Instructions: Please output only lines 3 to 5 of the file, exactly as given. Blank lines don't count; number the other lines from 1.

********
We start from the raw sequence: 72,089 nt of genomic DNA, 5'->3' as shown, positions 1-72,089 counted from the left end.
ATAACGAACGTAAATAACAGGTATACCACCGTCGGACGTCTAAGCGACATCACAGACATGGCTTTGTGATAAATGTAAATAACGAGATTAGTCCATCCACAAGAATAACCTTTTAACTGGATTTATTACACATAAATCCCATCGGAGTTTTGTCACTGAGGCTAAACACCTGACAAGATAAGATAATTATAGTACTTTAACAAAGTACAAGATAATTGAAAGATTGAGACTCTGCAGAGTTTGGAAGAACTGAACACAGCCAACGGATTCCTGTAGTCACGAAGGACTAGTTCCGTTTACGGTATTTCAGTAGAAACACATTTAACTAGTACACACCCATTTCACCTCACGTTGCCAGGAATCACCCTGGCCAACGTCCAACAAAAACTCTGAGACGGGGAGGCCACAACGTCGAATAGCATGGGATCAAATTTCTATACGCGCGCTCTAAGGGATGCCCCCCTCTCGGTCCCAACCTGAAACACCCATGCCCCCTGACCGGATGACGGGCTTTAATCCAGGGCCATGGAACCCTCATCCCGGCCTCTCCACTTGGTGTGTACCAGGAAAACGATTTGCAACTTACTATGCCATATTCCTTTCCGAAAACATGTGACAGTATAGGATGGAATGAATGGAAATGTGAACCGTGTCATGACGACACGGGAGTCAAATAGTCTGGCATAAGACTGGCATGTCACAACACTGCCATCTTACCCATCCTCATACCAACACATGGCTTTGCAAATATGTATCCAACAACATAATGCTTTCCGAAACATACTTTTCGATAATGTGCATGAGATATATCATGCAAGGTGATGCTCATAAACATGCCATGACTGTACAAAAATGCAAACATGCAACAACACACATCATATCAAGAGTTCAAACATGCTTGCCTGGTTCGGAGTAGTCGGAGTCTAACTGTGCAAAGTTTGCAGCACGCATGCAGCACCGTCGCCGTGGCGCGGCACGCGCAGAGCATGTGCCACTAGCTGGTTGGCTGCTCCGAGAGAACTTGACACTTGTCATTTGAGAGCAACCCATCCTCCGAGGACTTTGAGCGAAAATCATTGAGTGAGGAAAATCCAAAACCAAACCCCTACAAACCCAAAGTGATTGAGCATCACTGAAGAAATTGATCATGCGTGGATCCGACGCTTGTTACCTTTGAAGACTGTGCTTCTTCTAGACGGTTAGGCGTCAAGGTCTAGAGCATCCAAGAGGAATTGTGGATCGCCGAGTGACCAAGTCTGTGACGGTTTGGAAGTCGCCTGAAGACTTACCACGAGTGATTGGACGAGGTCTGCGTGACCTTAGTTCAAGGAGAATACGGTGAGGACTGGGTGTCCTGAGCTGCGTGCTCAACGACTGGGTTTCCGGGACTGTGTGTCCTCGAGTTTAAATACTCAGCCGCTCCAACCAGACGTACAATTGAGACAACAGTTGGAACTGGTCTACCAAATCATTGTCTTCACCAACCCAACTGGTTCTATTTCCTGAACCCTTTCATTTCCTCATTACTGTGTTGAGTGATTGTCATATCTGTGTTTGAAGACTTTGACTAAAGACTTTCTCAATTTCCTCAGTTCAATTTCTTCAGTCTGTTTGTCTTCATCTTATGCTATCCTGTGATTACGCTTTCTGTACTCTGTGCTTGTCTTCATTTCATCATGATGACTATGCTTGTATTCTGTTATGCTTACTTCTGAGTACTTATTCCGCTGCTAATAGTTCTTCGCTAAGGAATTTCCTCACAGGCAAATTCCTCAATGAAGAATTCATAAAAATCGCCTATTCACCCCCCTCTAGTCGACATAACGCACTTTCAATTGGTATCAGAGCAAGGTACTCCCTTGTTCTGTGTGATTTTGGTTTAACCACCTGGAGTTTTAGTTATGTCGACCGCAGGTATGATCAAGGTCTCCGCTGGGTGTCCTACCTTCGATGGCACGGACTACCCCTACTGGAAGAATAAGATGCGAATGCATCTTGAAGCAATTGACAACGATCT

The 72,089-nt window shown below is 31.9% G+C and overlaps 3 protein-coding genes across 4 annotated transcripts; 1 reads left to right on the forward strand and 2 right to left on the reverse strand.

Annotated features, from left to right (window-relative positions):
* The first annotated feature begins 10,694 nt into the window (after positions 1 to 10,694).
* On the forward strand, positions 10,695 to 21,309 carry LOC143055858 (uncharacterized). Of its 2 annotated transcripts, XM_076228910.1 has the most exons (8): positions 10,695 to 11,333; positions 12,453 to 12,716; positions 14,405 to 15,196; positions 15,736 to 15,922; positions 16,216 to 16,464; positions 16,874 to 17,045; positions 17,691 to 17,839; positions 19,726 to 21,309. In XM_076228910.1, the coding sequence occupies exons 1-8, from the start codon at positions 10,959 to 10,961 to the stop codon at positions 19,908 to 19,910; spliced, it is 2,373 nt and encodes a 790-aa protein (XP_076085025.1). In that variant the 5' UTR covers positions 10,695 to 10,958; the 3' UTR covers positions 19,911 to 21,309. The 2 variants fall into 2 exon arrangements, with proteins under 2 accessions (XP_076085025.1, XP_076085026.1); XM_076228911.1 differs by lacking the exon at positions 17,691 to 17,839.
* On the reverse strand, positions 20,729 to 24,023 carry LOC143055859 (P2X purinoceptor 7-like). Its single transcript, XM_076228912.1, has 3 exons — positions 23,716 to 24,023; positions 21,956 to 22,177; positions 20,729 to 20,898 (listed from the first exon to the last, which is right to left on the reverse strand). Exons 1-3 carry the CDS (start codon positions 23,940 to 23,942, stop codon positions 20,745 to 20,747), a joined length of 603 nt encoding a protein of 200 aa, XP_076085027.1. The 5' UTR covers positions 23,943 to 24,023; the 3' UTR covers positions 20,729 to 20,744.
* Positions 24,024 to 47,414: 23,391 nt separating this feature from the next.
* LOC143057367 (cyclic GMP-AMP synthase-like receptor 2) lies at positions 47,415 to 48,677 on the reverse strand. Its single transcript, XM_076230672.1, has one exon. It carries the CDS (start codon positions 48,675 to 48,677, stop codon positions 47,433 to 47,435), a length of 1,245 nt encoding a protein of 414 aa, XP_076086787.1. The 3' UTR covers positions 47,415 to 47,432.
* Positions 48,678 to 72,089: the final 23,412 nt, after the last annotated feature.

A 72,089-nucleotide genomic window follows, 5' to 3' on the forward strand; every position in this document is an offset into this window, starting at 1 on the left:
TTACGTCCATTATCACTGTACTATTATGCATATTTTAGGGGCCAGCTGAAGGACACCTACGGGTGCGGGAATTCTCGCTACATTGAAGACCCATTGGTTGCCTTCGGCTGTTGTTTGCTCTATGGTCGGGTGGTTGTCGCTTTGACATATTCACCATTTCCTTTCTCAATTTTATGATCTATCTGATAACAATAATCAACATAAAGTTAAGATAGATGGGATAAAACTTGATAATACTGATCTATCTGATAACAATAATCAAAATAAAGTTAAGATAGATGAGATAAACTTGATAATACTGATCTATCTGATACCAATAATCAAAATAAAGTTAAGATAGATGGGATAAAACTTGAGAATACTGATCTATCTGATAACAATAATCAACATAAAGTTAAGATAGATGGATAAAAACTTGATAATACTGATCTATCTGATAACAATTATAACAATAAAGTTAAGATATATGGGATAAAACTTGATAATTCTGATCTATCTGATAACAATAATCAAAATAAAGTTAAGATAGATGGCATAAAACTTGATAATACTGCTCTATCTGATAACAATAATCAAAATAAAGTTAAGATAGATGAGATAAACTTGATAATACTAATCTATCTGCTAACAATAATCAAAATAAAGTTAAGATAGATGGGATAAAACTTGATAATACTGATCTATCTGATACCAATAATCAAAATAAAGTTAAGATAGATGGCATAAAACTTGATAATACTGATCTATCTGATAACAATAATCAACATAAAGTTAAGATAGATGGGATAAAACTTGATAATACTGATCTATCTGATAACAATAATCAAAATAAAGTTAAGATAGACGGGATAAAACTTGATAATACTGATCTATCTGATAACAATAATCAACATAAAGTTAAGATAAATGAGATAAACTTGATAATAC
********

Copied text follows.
The 72,089-nt window shown below is 31.9% G+C and overlaps 3 protein-coding genes across 4 annotated transcripts; 1 reads left to right on the forward strand and 2 right to left on the reverse strand.

Annotated features, from left to right (window-relative positions):
* The first annotated feature begins 10,694 nt into the window (after positions 1 to 10,694).